This Shabbat we will read the Torah Portion “Ki Tavo” in the book of “D’Varim”.
In this portion Moses Moses reminds the people of Israel that they are G‑d’s chosen people, and that they, in turn, have chosen G‑d.
He tells the people of Israel that only today, forty years after their birth as a people, have they attained “a heart to know, eyes to see and ears to hear.”
Moses instructs the people of Israel: When you enter the land that G‑d is giving to you as your eternal heritage, and you settle it and cultivate it, bring the first-ripened fruits – ביכורים (Bikkurim) of your orchard to the Holy Temple, and declare your gratitude for all that G‑d has done for you.
In Israel nowadays, the bringing of Bikkurim is nicely celebrated and expressed in Kibbutzim, where people dress up, dance and sing, while bringing baskets full of tasty Israeli fruits.
Researches in psychology show that when people frequently lose their patience to one another, they start acting like enemies and eventually become real enemies.
A lot of times, losing patience is related to continuous stress situations which a person experiences…
In Israel, (where stress is in abundance) one can frequently hear the following expression:
Take a moment – be patient!
So, how is all that related to our Torah portion?
Well, the following verse appears in Torah portion “Ki Tavo”:
וַיָּרֵעוּ אֹתָנוּ הַמִּצְרִים וַיְעַנּוּנוּ, וַיִּתְּנוּ עָלֵינוּ עֲבֹדָה קָשָׁה
“The Egyptians caused evil with(in) us and afflicted us, and they put upon us hard labor.” (26:6)
Rabbi Alsheich asks a question on this verse:
According to Hebrew grammar, the Torah should have written:
…וַיָּרֵעוּ לָנוּ הַמִּצְרִים…
“The Egyptians caused evil to us…”
Why does the Torah use the language “they caused evil with us”?
Rabbi Alsheich answers:
The Torah used the word “with us” in order to tell that through the enslavement that the Egyptians cast upon the nation of Israel, they turned the people in the nation of Israel to evil. The evil actually infiltrated the nation.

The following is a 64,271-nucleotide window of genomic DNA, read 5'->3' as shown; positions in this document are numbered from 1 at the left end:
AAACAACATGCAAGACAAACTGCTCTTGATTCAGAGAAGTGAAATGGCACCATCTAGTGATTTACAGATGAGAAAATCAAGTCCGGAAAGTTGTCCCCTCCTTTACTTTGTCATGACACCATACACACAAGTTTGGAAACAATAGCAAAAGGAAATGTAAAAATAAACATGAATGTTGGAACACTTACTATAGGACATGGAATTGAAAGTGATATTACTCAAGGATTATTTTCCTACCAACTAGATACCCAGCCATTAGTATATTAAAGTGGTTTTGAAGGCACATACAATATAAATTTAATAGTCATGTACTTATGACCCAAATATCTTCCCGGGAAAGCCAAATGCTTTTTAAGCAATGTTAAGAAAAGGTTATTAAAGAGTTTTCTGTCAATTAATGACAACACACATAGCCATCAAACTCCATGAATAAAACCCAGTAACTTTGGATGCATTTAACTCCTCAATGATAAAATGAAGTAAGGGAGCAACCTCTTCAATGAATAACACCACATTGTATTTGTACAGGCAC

The hard work caused a state where the people in the nation lost their patience and became evil to each other.
And now a little bit of Hebrew:
Let’s relate to the Hebrew root “סבל” of the word ‘Patience’ – סבלנות
- Suffer – סבל – ‘SEVEL’
- Can’t stand him – לא סובל אותו – ‘LO SOVEL OTO’
- It cannot wait – לא סובל דיחוי – ‘LO SOVEL DIKHUY’
- Patience – סבלנות – ‘SAVLANUT’
- Tolerance – סובלנות – ‘SOVLANUT’
If one asks: “What’s the difference between patience and tolerance?” One way to look at it is as follows:
Patience is state when your mind is not disturbed by the wait or act you are doing or subject to. Your mind accepts the situation.
Tolerant means you unwillingly (not in accordance with your mind) deal with the situation. …
* Note – both Modern Hebrew words for ‘patience‘
סבלנות – SAVLANUT
סובלנות – SOVLANUT
are derived from the root סבל – being able to handle the suffer (unpleasant situation), each is in a certain way.
Yoel & Orly
Many ask us for a permission to redistribute our newsletters – by all means, please do feel free to forward this newsletter to anyone you wish!
Subscribe to our newsletters on our website at the bottom of the home page:
Our archive of posts and newsletters may be found at: